If, however, the decision attracts majority support but falls short of consensus, then we have a secondary social dilemma - how, or even whether, to implement the policy when not everyone has signed up to it. (If you don't yet agree that this is a social dilemma, you'll have to wait for part 5 for the next round of the argument, but, for a reasonable stab at it, you might be interested to read my "Democratic Cannibals" story which hit the K5 frontpage in March 2007. Here, if you prefer, is my blog version of the same thing but without the K5 arguments)

This dilemma may require a secondary debate (primarily among supporters of the initial proposition) to determine how much the initial decision "matters"; whether, if it matters, the dissenting minority view can be accommodated and, if not, what sanctions the majority are prepared to impose on the minority to enforce their will. This may, in turn, entail the use of force by the majority to impose their will on the minority and is precisely what the Libertarians (generally on both Right and Left) are opposed to. It certainly cannot be ethically defended (the minority view might, after all, be "right") but it certainly can be pragmatically defended.

If you think there are no circumstances in which such majority "imposition of will" can be defended, consider the social dilemma "which side of the road shall we drive on?" Clearly we cannot afford even 1% dissenting behaviour on such a decision as it would have lethal consequences. A "majority" in such circumstances is completely justified in preventing the dissenters from acting in opposition to the majority view, if only on the grounds of their own "self defence". Note, in particular, that there is obviously no "ethically correct" answer to which side we should drive on. It is neither good nor evil, under any known religious or other moral code, to drive on one side or the other. Nevertheless, we can make both a pragmatic and ethical argument for 100% conformity in this instance - at least on the public highway.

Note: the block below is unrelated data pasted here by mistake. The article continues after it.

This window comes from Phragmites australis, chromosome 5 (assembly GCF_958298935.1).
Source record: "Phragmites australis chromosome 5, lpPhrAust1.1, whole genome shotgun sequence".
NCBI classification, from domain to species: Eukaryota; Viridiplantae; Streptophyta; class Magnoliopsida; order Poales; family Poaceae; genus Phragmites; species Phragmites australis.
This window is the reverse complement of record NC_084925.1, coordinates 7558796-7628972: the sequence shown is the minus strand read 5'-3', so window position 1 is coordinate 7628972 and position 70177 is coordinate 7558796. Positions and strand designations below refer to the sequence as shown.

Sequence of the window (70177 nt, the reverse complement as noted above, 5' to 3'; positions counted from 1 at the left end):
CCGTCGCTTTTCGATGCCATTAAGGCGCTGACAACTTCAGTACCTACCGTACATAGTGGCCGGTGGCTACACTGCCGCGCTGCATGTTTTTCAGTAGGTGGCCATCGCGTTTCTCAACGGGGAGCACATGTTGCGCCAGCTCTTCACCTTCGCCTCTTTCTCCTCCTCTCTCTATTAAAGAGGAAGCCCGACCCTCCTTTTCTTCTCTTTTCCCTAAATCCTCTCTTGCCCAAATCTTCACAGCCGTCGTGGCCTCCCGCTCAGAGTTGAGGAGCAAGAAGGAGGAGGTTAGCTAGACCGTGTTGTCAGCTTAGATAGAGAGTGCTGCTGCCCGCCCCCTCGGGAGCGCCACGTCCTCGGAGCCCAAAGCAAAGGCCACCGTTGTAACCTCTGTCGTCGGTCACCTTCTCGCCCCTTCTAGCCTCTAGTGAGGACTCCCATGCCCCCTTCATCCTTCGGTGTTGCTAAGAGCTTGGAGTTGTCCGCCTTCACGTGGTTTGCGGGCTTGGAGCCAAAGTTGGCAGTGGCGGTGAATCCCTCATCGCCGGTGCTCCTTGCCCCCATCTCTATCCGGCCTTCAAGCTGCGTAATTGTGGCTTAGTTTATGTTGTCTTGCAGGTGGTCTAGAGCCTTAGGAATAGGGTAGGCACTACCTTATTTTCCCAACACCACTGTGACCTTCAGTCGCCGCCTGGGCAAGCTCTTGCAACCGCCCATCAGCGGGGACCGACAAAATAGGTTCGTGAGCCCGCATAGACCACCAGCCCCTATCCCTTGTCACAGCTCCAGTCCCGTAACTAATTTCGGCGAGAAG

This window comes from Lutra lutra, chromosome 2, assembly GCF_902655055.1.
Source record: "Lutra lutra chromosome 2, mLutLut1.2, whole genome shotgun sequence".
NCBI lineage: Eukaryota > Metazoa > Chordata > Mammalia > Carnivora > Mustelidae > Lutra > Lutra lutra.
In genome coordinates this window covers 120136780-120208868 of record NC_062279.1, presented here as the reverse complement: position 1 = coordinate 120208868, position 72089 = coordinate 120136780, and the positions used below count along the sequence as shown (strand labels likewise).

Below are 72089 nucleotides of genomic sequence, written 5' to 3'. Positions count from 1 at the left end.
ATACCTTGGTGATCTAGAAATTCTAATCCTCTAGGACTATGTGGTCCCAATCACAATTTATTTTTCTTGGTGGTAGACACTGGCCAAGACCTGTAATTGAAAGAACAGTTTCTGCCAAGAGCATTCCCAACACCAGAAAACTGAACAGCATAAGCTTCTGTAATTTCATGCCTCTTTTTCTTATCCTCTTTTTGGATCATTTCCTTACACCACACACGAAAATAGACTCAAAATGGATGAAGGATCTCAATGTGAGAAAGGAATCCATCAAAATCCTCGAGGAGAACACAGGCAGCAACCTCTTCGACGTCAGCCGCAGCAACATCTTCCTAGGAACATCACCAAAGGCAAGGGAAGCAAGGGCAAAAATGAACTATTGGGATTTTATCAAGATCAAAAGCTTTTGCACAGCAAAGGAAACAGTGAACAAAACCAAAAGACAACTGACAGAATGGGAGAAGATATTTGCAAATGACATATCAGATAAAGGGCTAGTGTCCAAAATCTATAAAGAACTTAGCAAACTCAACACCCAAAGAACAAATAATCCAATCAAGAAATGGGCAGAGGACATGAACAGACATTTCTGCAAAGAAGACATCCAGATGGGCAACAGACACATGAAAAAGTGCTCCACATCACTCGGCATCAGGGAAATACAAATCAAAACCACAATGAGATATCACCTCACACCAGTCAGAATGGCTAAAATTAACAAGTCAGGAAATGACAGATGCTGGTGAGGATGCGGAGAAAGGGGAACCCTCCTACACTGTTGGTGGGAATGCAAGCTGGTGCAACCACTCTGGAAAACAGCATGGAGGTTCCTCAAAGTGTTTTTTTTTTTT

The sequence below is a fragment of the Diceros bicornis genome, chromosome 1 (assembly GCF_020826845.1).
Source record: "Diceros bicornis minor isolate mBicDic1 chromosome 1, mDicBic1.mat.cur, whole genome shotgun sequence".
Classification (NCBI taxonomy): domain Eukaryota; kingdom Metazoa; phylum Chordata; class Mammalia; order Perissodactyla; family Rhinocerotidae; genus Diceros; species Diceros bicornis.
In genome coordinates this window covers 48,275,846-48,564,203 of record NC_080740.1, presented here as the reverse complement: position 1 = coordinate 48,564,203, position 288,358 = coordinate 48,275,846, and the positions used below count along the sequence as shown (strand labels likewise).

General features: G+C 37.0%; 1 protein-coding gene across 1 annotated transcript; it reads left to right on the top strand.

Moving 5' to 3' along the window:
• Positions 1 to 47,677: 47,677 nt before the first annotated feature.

I was stunned (and pleasantly surprised) to find, more than a year after I drafted the above paragraph, the following passage:

But the rule itself is not a moral rule. In England men drive on the left-hand side of the road, in the United States and nearly all parts of the Continent of Europe on the right. Moralicy has nothing to say to this, except that those who use the roads ought to know and observe the rule, whatever it be

which came from the introduction to "The History of English Law Before The Time of Edward I" - written by Sir Frederick Pollock and Frederic William Maitland in 1895. The whole thing (all 719 pages) is available as a pdf here. If that link breaks, here's my cached version. It's good to know I'm following a well ploughed furrough! But be that as it may...